Published: April 27, 2023

Genting Malaysia reaches agreement to sell Miami land parcel for US$1.23 billion

Genting Malaysia said Thursday morning that it has reached an agreement to sell its near 16-acres of land in Miami, Florida for US$1.23 billion.

According to details contained within a Bursa Malaysia filing, Genting Malaysia’s wholly-owned subsidiary, Resorts World Miami LLC, entered into a conditional sale and purchase agreement on 26 April with a group called Smart Miami City LLC, who will acquire four parcels of land measuring a combined 15.47 acres in total. Completion of the sale is dependent upon approvals from shareholders and Miami-Dade County.

As previously reported by IAG, the proceeds are expected to be used by Genting Malaysia to expand its current slots-only Resorts World New York City casino should it win one of three full casino licenses to be granted in New York this year. A full license which would allow for the addition of gaming tables.

In a note, Nomura analysts Tushar Mohata and Alpa Aggarwal said the sale was a “very positive development” for the company and its parent, Genting Bhd.

“The original cost of investment in 2011 was US$259 million, and the carrying value as of now is US$255 million, implying Genting Malaysia would gain US$966 million if the planned purchase materializes,” they wrote.

“This is a large windfall for the company, in our view, and will help improve the balance sheet for both Genting Malaysia and Genting after years of capex, COVID-19 related slowdown and generous dividends, which have resulted in its net debt-to-equity rising from 19% as of end-2019 to 71% as of end-2022. A rough calculation shows that Genting Malaysia’s net debt to equity will fall back sharply to 21% post the sale.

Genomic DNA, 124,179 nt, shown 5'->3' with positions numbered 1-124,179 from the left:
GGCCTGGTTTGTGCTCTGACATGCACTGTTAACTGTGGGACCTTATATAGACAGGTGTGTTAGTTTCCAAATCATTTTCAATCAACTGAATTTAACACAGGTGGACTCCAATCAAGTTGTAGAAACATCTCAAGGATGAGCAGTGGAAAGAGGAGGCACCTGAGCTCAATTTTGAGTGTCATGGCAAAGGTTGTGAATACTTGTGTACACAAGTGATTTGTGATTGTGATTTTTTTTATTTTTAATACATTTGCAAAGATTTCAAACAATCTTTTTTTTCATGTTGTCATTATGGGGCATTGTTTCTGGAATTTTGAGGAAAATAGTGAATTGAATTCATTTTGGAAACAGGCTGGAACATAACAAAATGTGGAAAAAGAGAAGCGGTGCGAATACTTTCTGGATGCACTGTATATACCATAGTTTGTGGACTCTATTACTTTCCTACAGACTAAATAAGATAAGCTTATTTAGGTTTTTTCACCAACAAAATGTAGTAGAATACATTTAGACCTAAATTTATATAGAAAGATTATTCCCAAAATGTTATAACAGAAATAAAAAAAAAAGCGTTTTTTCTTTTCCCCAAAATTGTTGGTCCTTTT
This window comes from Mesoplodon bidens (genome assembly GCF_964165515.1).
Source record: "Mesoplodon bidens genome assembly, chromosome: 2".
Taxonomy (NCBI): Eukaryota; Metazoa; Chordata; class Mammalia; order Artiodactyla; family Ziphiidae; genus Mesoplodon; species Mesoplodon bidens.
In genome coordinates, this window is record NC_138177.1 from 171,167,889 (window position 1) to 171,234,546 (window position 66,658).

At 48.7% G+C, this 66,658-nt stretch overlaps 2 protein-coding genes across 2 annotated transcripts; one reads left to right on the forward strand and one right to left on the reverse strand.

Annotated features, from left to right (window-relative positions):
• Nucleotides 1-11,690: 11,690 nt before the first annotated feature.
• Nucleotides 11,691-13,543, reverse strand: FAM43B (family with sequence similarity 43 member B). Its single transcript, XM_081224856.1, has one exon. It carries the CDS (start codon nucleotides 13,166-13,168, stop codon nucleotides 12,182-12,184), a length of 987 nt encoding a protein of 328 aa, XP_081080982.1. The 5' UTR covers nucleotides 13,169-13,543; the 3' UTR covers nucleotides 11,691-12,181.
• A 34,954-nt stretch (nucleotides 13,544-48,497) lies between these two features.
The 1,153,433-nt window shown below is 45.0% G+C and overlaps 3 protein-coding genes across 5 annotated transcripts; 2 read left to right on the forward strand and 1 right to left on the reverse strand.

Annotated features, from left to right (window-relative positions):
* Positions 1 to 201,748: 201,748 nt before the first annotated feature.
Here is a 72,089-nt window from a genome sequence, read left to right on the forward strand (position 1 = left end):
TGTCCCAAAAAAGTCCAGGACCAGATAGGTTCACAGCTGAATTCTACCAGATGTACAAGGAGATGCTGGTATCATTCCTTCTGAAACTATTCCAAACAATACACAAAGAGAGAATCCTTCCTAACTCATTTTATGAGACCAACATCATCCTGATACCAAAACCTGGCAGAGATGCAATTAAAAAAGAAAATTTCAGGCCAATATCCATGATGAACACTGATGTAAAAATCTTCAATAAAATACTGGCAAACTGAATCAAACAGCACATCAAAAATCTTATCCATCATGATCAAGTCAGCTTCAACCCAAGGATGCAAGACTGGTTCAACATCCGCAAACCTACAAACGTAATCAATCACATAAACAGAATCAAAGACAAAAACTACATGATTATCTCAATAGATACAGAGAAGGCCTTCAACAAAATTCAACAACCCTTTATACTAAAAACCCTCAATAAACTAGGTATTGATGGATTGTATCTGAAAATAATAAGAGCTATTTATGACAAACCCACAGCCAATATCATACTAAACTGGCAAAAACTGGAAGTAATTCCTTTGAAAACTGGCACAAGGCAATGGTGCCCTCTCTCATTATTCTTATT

“We believe the cash proceeds are likely to be retained within the company for the time being to help fund the down-state New York gaming license capex, should Genting Malaysia be successful in the bidding process. We expect the license award timeline in 1Q24.”

Genting still owns the Hilton Miami Downtown hotel and connected Omni Center but had hoped to develop a large-scale integrated resort, Resorts World Miami, on the parcel of land in question.

However, hopes that Florida might push through new gambling legislation to allow such a development were never realized and it was considered unlikely any such legislation might happen in the foreseeable future.

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